As citizens of a globalized world it is imperative that we begin to develop a broader awareness of the interconnected cultures and societies that influence and shape world events. Anyone remotely aware of the American social/cultural landscape must recognize that many of our citizens are unaware of the broader relations and connections of the world in which they live in. Many Americans tend to have a narrow understanding of world history, they are educated through ethnocentric American textbooks and informed through mediatized narratives filtered through the lenses of the dominant center, both of these effectively ignore the realities of the margins (culturally, economically and socially). Many concerned citizens struggle to carve out meaning in the contemporary data stream and suffer the neglect of a mainstream media that limits itself to predigested dualistic positions. In this simplified media environment, vast regions of the world are presumed to be unable to speak for themselves and rarely, in the mainstream corporate media that serves as the news for a majority of American citizens, do we receive sustained and in-depth critical analysis of issues through the voices and experiences of multiple interested parties. - Michael Benton (August 2016)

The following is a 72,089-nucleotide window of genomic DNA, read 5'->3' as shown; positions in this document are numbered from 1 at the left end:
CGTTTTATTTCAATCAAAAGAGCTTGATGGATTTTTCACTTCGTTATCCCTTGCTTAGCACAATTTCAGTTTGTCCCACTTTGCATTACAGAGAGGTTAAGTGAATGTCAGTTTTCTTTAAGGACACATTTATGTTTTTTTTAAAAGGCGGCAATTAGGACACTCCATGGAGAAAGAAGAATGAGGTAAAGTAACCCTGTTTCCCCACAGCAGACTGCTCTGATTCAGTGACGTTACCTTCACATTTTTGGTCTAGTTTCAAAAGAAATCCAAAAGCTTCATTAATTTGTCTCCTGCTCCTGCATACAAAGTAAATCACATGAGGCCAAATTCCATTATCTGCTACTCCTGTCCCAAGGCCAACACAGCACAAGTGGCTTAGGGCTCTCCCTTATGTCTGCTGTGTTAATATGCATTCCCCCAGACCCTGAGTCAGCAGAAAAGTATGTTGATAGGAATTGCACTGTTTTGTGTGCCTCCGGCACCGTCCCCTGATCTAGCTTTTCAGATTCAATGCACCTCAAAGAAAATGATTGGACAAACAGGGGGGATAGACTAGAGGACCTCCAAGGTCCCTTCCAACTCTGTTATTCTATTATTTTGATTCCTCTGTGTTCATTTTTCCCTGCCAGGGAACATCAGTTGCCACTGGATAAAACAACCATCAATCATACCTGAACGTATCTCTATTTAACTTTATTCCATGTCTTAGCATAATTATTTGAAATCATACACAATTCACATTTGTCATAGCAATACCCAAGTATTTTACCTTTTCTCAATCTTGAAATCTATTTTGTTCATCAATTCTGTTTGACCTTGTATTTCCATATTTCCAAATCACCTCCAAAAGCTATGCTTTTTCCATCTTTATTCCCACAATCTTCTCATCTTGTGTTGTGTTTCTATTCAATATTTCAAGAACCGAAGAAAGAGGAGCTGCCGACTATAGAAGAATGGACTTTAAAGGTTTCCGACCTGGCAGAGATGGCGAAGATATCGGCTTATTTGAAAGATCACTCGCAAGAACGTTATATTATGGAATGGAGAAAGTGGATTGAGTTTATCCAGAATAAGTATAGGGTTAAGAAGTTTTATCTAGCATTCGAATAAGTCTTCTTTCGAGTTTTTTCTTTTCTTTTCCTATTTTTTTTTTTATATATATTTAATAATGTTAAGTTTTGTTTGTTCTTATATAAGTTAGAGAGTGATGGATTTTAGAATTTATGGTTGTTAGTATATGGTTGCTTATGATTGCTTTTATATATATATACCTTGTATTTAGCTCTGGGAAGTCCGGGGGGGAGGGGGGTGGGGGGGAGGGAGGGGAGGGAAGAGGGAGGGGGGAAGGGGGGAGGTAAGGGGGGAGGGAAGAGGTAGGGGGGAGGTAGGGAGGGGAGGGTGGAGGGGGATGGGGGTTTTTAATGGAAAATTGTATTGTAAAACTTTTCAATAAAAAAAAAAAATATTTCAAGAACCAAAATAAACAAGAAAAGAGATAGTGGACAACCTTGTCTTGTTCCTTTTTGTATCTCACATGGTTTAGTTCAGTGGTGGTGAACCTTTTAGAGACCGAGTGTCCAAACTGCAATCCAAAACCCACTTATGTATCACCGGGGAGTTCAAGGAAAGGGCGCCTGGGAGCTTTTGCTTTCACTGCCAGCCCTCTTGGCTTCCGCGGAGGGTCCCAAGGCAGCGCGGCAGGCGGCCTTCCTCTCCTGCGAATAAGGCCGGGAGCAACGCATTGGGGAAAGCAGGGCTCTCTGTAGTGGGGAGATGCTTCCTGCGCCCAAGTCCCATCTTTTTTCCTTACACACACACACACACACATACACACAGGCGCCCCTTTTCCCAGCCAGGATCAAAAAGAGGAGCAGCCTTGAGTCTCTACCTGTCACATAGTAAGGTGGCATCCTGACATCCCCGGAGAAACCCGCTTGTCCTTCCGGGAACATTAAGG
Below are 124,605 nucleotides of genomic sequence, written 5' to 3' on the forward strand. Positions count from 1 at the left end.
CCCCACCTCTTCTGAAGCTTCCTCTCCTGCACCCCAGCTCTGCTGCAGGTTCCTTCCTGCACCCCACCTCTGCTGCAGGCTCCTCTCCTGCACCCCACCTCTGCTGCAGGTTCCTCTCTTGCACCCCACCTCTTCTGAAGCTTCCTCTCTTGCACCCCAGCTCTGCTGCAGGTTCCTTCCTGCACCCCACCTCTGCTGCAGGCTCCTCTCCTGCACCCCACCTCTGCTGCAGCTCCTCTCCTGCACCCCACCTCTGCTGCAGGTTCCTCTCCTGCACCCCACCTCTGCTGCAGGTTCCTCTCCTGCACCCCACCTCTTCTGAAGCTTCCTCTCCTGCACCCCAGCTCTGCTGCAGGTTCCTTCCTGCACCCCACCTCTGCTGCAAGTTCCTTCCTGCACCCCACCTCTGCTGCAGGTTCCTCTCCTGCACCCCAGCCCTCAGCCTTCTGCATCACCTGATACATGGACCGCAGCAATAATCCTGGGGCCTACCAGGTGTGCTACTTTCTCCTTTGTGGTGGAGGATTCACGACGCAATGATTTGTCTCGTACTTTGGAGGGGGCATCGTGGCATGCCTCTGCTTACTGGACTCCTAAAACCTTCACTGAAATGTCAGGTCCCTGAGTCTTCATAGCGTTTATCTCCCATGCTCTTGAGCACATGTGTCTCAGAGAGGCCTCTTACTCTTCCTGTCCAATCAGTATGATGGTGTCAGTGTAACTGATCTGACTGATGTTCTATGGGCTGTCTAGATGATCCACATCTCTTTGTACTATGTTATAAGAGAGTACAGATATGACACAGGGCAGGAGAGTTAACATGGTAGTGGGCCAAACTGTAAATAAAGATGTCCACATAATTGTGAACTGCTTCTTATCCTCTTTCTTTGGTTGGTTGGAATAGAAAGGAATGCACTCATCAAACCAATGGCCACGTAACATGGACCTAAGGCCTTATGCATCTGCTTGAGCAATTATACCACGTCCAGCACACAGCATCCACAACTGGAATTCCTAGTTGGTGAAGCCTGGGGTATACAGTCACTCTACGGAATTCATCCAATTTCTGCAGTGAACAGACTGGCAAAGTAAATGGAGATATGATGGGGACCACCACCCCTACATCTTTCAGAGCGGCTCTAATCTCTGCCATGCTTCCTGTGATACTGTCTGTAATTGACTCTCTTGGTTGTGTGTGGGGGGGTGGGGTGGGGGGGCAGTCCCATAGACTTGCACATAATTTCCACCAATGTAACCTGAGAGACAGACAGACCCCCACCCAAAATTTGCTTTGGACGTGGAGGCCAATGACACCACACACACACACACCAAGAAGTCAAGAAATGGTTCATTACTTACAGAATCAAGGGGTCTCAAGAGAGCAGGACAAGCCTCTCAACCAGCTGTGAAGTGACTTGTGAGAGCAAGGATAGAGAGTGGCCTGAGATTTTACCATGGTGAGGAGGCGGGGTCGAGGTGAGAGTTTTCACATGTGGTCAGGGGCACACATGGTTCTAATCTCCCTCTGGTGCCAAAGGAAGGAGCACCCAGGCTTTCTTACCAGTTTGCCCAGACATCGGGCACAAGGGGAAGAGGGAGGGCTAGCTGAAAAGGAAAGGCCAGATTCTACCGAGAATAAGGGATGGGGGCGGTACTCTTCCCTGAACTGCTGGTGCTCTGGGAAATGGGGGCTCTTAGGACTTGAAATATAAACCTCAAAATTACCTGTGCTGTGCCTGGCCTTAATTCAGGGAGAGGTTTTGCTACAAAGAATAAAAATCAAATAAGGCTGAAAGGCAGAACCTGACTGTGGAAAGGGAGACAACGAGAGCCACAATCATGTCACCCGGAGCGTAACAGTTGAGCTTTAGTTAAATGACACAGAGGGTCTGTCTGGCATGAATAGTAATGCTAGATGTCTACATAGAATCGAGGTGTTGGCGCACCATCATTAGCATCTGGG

Adichie, Chimamanda Ngozi. "The danger of a single story." TED Talks (July 2009) 
"You don't have to burn books to destroy a culture. Just get people to stop reading them." -- Ray Bradbury http://community.seattletimes.nwsource.com/archive/?date=19930312&slug=1689996   
McKay, Brett and Kate Mckay. "Beware the Too Compelling Narrative." The Art of Manliness (April 29, 2015)
Propaganda (Key Concept)  Dialogic Cinephilia (Ongoing Archive)
Political Compass Test (website)
Robinson, Ken. "Changing Education Paradigms." RSA Animate (2010)






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"50+ Films About Women That Will Inspire You, Anger You, and Make You Want to Change the World." Films for Action (August 4, 2015)